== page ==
Some famous whistleblowers have made headlines in recent years, but there is not a lot known about what the typical whistleblower does. Edward Snowden or Linda Tripp are famous, or infamous, examples of well-known whistleblowers. But, the typical whistleblower is not in it for the money and does not get any fame. Instead, they are the kind of person who refuses to be a bystander, or worse, a participant, in fraud.
Blogs by Veronica Nannis
With the recent cancellation of ABC’s sitcom Roseanne, many are talking about the First Amendment and its reach within the workplace. Did Roseanne have the right to speak her opinion? Does ABC have the right to fire her? JGL Principal Veronica Nannis explores this current situation from all sides in her most recent blog.
Did you know that sometimes civil health care fraud can result in criminal convictions? It’s rare. But when it happens, it ruins lives, careers and risks serious patient harm. What might start small, can quickly snowball when greed eclipses medical judgment. When supervision and peer review get overshadowed by revenue, civil fraud can be a crime.
Civil fraud turned criminal charges
Just some of the media headlines discussing civil-fraud-turned-criminal have included:
Some basic considerations when thinking of reporting health care fraud
Most employees never imagine reporting their employers. No one takes a job with their sights set on clandestinely gathering evidence for a government health care fraud investigation. But, anyone working in the health care field long enough knows that fraud is still rampant and it sometimes causes real patient harm. So, how does a loyal employee turn whistleblower, and what should you do if you find yourself in this position?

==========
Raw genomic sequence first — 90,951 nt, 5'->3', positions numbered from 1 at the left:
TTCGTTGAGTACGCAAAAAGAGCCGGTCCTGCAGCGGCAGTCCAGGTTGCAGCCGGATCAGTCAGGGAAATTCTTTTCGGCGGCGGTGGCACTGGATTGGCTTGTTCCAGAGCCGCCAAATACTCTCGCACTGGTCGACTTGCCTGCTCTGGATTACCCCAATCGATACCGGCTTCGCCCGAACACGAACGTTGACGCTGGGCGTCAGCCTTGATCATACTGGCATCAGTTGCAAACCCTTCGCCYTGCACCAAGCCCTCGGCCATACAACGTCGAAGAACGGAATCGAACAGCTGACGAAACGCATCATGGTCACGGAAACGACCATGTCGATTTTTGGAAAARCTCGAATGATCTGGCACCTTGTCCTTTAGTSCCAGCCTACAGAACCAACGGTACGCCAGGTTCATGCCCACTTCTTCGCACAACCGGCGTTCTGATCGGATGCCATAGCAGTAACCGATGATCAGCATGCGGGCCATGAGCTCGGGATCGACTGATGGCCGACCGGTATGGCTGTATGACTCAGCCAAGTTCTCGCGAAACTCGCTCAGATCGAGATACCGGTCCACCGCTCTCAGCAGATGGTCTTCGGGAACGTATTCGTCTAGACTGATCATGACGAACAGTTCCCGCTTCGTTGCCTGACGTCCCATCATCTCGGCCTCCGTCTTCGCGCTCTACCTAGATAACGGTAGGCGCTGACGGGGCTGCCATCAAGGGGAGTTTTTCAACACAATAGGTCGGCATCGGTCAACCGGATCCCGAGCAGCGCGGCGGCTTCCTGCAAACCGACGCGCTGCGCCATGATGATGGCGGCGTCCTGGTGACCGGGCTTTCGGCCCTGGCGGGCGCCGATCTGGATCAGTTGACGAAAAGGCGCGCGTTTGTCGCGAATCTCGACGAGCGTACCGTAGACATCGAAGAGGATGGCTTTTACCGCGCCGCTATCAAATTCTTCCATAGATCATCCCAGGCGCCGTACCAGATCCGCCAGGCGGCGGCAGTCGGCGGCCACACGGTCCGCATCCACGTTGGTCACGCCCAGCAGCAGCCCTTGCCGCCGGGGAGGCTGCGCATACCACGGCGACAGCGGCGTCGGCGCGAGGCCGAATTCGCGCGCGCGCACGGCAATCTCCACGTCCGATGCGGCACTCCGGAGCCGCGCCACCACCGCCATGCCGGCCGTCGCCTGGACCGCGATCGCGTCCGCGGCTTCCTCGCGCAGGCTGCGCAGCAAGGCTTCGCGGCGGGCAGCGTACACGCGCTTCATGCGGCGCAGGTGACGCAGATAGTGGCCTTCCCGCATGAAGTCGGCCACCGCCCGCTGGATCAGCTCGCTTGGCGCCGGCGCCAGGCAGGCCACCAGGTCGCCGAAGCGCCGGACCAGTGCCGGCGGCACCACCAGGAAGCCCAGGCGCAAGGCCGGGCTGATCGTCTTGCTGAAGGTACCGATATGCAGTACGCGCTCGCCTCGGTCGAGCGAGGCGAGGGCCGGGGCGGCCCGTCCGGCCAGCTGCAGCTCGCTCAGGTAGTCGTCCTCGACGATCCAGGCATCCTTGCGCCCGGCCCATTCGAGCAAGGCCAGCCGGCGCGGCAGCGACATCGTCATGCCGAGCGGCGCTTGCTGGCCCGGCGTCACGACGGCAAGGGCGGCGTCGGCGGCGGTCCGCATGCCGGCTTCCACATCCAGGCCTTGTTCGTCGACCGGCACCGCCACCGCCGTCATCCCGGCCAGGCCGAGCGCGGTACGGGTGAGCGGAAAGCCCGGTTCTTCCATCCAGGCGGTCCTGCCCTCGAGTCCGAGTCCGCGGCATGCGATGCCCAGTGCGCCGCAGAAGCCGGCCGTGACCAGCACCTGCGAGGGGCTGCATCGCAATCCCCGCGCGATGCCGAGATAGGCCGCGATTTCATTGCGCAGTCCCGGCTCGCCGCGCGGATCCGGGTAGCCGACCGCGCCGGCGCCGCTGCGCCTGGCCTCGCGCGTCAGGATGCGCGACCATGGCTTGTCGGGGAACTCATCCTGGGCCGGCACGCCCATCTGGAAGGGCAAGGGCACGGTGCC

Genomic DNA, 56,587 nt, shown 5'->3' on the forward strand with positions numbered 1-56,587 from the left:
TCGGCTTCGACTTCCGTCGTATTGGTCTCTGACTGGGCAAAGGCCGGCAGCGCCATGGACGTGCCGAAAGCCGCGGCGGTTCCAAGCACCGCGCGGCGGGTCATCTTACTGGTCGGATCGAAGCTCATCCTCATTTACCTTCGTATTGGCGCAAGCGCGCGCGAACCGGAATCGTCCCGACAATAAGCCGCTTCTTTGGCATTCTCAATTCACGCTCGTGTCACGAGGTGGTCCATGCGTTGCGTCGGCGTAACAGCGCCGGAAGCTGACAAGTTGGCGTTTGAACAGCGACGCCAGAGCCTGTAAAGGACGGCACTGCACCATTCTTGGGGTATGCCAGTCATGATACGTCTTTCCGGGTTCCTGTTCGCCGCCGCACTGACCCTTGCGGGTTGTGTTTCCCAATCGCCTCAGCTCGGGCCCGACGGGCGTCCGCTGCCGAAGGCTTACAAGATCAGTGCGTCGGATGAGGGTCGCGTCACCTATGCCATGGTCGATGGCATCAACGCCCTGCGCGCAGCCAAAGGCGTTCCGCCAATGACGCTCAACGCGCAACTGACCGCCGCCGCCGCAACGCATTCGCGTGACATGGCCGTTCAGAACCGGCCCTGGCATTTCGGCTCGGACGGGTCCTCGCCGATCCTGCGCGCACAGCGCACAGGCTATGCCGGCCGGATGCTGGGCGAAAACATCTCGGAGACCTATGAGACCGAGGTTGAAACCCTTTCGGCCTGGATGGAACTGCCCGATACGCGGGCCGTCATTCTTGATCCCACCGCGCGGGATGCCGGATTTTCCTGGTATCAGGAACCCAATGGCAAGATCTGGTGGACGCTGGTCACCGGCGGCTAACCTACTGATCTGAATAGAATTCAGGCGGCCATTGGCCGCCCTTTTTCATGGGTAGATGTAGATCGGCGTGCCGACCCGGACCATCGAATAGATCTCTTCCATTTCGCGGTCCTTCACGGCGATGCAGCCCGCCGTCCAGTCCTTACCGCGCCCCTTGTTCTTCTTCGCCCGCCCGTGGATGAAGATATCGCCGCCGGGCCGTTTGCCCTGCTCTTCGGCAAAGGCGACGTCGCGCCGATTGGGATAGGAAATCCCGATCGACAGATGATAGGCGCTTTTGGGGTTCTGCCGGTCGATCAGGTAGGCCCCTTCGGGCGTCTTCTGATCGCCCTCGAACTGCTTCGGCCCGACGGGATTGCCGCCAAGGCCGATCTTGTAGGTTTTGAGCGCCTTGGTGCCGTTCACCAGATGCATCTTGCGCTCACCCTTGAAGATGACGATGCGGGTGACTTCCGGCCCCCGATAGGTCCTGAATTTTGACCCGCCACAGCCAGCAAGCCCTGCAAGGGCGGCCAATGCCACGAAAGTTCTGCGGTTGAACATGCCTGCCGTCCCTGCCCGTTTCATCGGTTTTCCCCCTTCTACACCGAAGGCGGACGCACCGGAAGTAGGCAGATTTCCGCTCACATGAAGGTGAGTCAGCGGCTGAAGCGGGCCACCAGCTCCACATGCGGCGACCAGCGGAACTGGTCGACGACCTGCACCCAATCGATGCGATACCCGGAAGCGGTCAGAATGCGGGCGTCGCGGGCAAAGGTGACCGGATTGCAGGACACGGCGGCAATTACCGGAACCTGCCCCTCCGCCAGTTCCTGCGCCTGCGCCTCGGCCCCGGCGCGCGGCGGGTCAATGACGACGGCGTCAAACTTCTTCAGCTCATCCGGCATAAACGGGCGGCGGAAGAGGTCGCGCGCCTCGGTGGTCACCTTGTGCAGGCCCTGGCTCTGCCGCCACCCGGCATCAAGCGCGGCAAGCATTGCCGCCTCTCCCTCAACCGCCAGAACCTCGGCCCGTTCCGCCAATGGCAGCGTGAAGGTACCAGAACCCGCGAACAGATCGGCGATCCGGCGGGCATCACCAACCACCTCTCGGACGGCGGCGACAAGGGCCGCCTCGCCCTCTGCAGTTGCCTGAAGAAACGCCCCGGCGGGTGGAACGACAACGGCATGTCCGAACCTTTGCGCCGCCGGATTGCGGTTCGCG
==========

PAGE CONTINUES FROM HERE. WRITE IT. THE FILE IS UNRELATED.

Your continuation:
Big business and Hollywood rack up major win in unpaid intern case: The Second Circuit applies a “primary beneficiary test” for interns, reversing the lower court and rejecting the Department of Labor’s published guidance as outdated
(AP Photo/Ben Margot)
On Wednesday, the U.S. Court of Appeals for the Fourth Circuit ruled in Bland v. Roberts that clicking the “Like” button on Facebook® qualifies as constitutionally protected speech. This ruling extended First Amendment protection to the “Like” button.
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